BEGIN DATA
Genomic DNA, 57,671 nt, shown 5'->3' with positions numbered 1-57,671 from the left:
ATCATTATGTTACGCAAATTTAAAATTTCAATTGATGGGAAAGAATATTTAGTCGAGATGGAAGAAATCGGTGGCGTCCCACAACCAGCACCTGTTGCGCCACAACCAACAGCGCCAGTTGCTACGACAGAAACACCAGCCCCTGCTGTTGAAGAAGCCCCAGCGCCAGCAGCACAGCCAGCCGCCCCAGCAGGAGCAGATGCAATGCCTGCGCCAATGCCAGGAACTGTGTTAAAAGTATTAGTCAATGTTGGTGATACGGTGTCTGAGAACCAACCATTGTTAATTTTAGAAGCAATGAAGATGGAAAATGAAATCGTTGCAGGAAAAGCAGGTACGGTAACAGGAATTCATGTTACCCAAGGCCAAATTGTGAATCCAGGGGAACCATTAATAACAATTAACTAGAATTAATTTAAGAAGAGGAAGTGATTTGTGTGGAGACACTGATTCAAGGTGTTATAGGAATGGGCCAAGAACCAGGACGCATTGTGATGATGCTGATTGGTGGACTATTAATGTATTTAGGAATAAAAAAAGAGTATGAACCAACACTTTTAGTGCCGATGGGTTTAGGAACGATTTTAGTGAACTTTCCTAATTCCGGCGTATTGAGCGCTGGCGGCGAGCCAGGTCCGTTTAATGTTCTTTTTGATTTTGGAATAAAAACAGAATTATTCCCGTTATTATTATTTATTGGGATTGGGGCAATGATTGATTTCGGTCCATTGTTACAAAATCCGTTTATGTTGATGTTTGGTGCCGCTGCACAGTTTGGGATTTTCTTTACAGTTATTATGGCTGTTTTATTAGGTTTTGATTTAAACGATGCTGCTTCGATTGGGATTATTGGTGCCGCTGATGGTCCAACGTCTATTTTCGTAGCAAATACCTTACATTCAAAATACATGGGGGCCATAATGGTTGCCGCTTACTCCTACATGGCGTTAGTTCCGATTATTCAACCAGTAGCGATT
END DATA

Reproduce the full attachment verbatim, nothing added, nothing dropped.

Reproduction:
Genomic DNA, 57,671 nt, shown 5'->3' with positions numbered 1-57,671 from the left:
ATCATTATGTTACGCAAATTTAAAATTTCAATTGATGGGAAAGAATATTTAGTCGAGATGGAAGAAATCGGTGGCGTCCCACAACCAGCACCTGTTGCGCCACAACCAACAGCGCCAGTTGCTACGACAGAAACACCAGCCCCTGCTGTTGAAGAAGCCCCAGCGCCAGCAGCACAGCCAGCCGCCCCAGCAGGAGCAGATGCAATGCCTGCGCCAATGCCAGGAACTGTGTTAAAAGTATTAGTCAATGTTGGTGATACGGTGTCTGAGAACCAACCATTGTTAATTTTAGAAGCAATGAAGATGGAAAATGAAATCGTTGCAGGAAAAGCAGGTACGGTAACAGGAATTCATGTTACCCAAGGCCAAATTGTGAATCCAGGGGAACCATTAATAACAATTAACTAGAATTAATTTAAGAAGAGGAAGTGATTTGTGTGGAGACACTGATTCAAGGTGTTATAGGAATGGGCCAAGAACCAGGACGCATTGTGATGATGCTGATTGGTGGACTATTAATGTATTTAGGAATAAAAAAAGAGTATGAACCAACACTTTTAGTGCCGATGGGTTTAGGAACGATTTTAGTGAACTTTCCTAATTCCGGCGTATTGAGCGCTGGCGGCGAGCCAGGTCCGTTTAATGTTCTTTTTGATTTTGGAATAAAAACAGAATTATTCCCGTTATTATTATTTATTGGGATTGGGGCAATGATTGATTTCGGTCCATTGTTACAAAATCCGTTTATGTTGATGTTTGGTGCCGCTGCACAGTTTGGGATTTTCTTTACAGTTATTATGGCTGTTTTATTAGGTTTTGATTTAAACGATGCTGCTTCGATTGGGATTATTGGTGCCGCTGATGGTCCAACGTCTATTTTCGTAGCAAATACCTTACATTCAAAATACATGGGGGCCATAATGGTTGCCGCTTACTCCTACATGGCGTTAGTTCCGATTATTCAACCAGTAGCGATT